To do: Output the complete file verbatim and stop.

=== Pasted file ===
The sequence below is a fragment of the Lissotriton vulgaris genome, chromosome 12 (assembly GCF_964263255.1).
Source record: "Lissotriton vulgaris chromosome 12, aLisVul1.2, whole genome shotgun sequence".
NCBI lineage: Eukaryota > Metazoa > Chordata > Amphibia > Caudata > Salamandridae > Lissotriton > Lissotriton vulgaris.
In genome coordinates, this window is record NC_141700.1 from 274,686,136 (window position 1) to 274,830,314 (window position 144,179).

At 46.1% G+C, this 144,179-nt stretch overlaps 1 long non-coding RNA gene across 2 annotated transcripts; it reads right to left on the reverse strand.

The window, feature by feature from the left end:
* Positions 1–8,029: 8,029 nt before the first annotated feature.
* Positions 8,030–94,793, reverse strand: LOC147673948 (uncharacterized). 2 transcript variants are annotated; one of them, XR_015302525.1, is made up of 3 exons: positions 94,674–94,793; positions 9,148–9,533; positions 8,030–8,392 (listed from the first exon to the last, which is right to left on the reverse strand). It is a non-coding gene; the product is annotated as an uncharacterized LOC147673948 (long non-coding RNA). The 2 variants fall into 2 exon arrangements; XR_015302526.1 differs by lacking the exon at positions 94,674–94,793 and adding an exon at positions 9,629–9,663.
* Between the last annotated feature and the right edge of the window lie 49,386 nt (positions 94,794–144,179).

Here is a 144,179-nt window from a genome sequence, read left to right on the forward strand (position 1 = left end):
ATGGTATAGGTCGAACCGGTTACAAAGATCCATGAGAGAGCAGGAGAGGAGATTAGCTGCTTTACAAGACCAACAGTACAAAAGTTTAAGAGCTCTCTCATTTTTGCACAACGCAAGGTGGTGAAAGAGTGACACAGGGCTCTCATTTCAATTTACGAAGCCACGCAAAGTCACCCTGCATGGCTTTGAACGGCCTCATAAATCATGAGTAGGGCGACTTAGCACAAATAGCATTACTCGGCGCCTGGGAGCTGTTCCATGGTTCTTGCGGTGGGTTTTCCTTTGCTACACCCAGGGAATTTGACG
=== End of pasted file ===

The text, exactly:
The sequence below is a fragment of the Lissotriton vulgaris genome, chromosome 12 (assembly GCF_964263255.1).
Source record: "Lissotriton vulgaris chromosome 12, aLisVul1.2, whole genome shotgun sequence".
NCBI lineage: Eukaryota > Metazoa > Chordata > Amphibia > Caudata > Salamandridae > Lissotriton > Lissotriton vulgaris.
In genome coordinates, this window is record NC_141700.1 from 274,686,136 (window position 1) to 274,830,314 (window position 144,179).

At 46.1% G+C, this 144,179-nt stretch overlaps 1 long non-coding RNA gene across 2 annotated transcripts; it reads right to left on the reverse strand.

The window, feature by feature from the left end:
* Positions 1–8,029: 8,029 nt before the first annotated feature.
* Positions 8,030–94,793, reverse strand: LOC147673948 (uncharacterized). 2 transcript variants are annotated; one of them, XR_015302525.1, is made up of 3 exons: positions 94,674–94,793; positions 9,148–9,533; positions 8,030–8,392 (listed from the first exon to the last, which is right to left on the reverse strand). It is a non-coding gene; the product is annotated as an uncharacterized LOC147673948 (long non-coding RNA). The 2 variants fall into 2 exon arrangements; XR_015302526.1 differs by lacking the exon at positions 94,674–94,793 and adding an exon at positions 9,629–9,663.
* Between the last annotated feature and the right edge of the window lie 49,386 nt (positions 94,794–144,179).

Here is a 144,179-nt window from a genome sequence, read left to right on the forward strand (position 1 = left end):
ATGGTATAGGTCGAACCGGTTACAAAGATCCATGAGAGAGCAGGAGAGGAGATTAGCTGCTTTACAAGACCAACAGTACAAAAGTTTAAGAGCTCTCTCATTTTTGCACAACGCAAGGTGGTGAAAGAGTGACACAGGGCTCTCATTTCAATTTACGAAGCCACGCAAAGTCACCCTGCATGGCTTTGAACGGCCTCATAAATCATGAGTAGGGCGACTTAGCACAAATAGCATTACTCGGCGCCTGGGAGCTGTTCCATGGTTCTTGCGGTGGGTTTTCCTTTGCTACACCCAGGGAATTTGACG